The Venn Diagram of people who respect former Majority Leader Dick Armey and the people who respect James Dobson is two circles with considerable overlap. It get’s my attention when one goes after the other in print.
Armey’s complaint about Dobson is that he has moved from being an advocate to being a power broker. Instead of highlighting issues and encouraging his people to go out and get involved, Dobson is going to politicians and saying “you had better deliver for my people.” I haven’t read Dobson’s response, so I won’t pass judgement whether this is so, or just some peevishness and over-interpretation by Armey.
I accept that such things are possible, however, if not by Dobson than by someone similarly situated. It is something I have worried about the Christian Right – of which I am one – for over a decade. Being a power bloc in a party is a recipe for leaders having lots of power, the rank-and-file having none. As an example, look at the lack of power the average African-American has in the Democratic Party, while a few prominent black leaders have a lot of clout. The idea that “we have to band together to have influence” is a plausible and a seductive one, but doesn’t seem to hold up well in reality.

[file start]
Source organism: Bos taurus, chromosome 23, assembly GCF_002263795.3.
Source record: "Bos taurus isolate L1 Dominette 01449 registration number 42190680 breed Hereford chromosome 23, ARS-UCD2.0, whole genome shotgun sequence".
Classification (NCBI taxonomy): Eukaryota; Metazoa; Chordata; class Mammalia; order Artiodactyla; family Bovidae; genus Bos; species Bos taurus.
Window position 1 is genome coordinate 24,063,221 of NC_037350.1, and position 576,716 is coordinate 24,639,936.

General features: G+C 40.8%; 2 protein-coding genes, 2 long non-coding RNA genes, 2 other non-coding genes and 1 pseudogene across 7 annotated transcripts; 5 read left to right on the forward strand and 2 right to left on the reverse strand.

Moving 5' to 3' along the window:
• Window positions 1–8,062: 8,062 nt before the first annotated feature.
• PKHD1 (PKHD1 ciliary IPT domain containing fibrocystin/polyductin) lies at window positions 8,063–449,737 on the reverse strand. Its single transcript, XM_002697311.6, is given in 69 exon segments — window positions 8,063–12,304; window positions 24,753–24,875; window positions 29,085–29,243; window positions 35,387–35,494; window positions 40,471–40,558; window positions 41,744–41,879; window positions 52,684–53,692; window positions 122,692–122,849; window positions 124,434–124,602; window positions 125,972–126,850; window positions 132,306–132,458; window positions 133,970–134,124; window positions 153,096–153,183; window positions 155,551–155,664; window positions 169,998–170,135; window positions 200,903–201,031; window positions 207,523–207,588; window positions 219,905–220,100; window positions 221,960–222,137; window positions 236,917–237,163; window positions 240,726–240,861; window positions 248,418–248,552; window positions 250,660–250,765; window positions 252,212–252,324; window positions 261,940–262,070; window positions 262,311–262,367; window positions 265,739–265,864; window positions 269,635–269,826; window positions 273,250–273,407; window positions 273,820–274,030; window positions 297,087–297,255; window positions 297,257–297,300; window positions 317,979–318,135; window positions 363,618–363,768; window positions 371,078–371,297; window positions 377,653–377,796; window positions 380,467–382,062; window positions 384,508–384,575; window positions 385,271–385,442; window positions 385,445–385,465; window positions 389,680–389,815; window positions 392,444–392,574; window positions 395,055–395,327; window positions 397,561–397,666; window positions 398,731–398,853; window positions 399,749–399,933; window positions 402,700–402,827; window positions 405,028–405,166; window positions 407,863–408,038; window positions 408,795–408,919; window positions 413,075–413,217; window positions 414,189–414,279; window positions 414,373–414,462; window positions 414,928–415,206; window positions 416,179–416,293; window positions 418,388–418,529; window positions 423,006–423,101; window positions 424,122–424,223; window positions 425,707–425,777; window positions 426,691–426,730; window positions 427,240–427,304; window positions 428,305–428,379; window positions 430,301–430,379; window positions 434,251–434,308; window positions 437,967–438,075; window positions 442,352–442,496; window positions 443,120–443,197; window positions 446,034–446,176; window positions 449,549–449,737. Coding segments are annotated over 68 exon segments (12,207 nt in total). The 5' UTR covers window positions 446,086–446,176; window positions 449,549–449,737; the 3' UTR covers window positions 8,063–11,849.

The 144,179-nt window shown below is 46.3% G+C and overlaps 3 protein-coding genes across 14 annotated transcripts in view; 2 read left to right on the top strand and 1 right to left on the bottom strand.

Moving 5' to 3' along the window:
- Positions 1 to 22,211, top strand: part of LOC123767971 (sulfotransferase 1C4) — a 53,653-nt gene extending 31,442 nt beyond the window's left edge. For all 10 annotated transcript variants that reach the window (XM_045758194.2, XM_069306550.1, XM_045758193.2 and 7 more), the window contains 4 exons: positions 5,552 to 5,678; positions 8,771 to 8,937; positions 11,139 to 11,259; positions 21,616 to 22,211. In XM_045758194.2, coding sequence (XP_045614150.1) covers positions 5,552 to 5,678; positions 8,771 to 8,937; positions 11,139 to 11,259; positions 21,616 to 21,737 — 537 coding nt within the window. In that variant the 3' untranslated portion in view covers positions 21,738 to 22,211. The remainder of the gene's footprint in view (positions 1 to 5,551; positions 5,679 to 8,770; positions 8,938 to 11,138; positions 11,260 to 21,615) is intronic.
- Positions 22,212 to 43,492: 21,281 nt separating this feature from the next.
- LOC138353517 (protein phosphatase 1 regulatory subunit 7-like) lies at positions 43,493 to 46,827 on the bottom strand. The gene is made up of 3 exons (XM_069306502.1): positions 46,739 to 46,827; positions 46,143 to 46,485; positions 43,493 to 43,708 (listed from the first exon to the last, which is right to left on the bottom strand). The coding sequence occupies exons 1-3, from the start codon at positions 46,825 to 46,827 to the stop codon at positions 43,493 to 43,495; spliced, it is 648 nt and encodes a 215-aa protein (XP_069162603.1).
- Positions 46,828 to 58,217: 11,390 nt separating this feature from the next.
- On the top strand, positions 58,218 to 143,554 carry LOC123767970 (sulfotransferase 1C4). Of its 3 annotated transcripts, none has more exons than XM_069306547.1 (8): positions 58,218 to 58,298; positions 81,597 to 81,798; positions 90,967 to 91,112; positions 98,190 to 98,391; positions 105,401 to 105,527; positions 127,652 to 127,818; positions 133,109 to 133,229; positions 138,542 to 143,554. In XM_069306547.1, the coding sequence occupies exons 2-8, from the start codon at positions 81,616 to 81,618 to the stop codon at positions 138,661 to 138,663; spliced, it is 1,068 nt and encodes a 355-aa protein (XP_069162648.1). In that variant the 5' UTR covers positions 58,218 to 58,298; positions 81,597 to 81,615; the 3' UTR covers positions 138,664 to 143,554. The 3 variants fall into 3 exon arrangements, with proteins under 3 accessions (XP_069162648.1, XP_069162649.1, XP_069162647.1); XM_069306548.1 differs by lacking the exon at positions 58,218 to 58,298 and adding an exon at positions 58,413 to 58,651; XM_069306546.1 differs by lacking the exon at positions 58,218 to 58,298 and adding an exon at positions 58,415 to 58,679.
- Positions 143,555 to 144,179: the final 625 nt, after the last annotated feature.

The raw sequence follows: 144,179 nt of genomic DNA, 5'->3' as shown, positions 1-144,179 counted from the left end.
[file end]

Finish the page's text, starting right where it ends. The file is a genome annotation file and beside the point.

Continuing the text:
Glenn Reynold’s book An Army of Davids captures more exactly the power of groups. They can form around issues quickly, adapt quickly, and disperse quickly, maintained later by weaker ties. That is the model that Christians in politics should be using. Becoming a bloc increases temptations to pride, arrogance, vengeance, and all kinds of corruption. And it doesn’t work. The initial swarming works, and that can be resummoned for other issues. But when a movement starts to get that move-in-formation, show-our-power mode, its influence starts to wane. The waning may be slow in coming – groups tend to wield a lot of negative power, power to harm the opposition long after they have lost any positive influence (see NAACP, Unions).
If the trend is real, I will recommend for evangelicals the same strategy I have been recommending for African-Americans: change your party affiliation to Independent. Remaining in the party gives the status of wife. Being outside the party gives the status of girlfriend. Both have their own sorts of influence. But when you're reduced to mistress, it's time to get some distance. We're not there yet. But I'm watching.
Update: A well-argued contrary view can be found here.